RK Dalmia etc v. Delhi Administration 

The Indian Penal Code 1860’s definition of “any property,” which does not just refer to movable property, must be applied to the phrase “any property” in sub-section (1) of Section 102 of the Criminal Procedure Code, the Supreme Court declared in the RK Dalmia etc. vs. Delhi Administration case. In truth, the Indian Penal Code of 1860 states that whether a specific piece of property is subject to a crime or not determines whether it is covered by that crime’s specific provision.

Teesta Atul Setalvad v. The State of Gujarat

In “Teesta Atul Setalvad v. The State of Gujarat,” the petitioner argued that the police authority’s continuing confiscation of her bank account was invalid since it did not constitute property and was unrelated to the offence. She demanded that her account be unfrozen. After reviewing the matter, the Court determined that the bank account falls under the purview of Section 102 of the CrPC, would be considered property, and that the police’s freezing of the account in accordance with Section 102 is legal. The State of Maharashtra v. Tapas Neogy case, in which the Bombay High Court ruled that a defendant’s bank account does not constitute property and cannot be included in the definition of property, was overturned by the Hon. Supreme Court in this case. As a result, the bank account could not be seized under Section 102.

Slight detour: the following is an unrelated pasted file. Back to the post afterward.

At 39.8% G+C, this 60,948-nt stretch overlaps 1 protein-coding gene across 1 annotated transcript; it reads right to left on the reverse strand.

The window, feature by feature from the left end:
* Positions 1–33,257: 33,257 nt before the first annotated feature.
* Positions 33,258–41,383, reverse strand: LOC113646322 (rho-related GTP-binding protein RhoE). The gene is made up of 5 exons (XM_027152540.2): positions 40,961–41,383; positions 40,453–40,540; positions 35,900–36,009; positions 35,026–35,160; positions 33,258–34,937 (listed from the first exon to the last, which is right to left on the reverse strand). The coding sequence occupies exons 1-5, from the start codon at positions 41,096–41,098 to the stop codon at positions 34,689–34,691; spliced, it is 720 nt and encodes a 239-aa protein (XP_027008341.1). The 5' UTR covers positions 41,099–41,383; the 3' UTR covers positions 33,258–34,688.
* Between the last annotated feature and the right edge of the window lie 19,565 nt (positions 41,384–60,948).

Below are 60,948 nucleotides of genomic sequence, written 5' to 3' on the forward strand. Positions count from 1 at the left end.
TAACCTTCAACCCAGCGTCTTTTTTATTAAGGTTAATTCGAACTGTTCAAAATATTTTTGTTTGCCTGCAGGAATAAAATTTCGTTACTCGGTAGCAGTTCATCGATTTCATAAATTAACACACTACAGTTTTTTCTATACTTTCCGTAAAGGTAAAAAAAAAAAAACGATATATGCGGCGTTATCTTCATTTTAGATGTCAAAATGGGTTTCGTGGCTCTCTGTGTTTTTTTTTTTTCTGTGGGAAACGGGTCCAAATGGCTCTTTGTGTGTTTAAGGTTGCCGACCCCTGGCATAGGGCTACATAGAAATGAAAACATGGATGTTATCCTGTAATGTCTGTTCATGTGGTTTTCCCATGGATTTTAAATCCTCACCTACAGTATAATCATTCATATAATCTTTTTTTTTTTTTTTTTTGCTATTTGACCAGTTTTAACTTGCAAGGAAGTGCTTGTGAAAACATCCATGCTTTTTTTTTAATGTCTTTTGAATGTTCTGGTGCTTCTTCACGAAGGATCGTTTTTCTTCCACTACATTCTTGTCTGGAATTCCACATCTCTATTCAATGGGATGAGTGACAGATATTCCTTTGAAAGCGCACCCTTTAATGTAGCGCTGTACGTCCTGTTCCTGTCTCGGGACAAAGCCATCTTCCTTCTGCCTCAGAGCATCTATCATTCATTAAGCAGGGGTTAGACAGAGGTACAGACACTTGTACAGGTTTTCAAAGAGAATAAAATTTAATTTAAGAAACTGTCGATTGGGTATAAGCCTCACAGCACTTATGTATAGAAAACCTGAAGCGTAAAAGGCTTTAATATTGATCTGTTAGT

In November 2010, the Bombay High Court ruled that a police officer conducting a criminal investigation cannot take custody of and seize an immovable property out of suspicion.


Whether immovable property falls under the purview of Section 102 CrPC or not has been a hotly contested issue in Indian courts for many years. With the Nevada properties verdict, the Court ultimately concluded that the immovable property could not be confiscated under Section 102 CrPC.


  • Criminal PROCEDURE CODE, 1973
  • Ratanlal & Dhirajlal, Revised by B.M. Prasad & Manish Mohan, The Code of Criminal Procedure, LexisNexis, 2016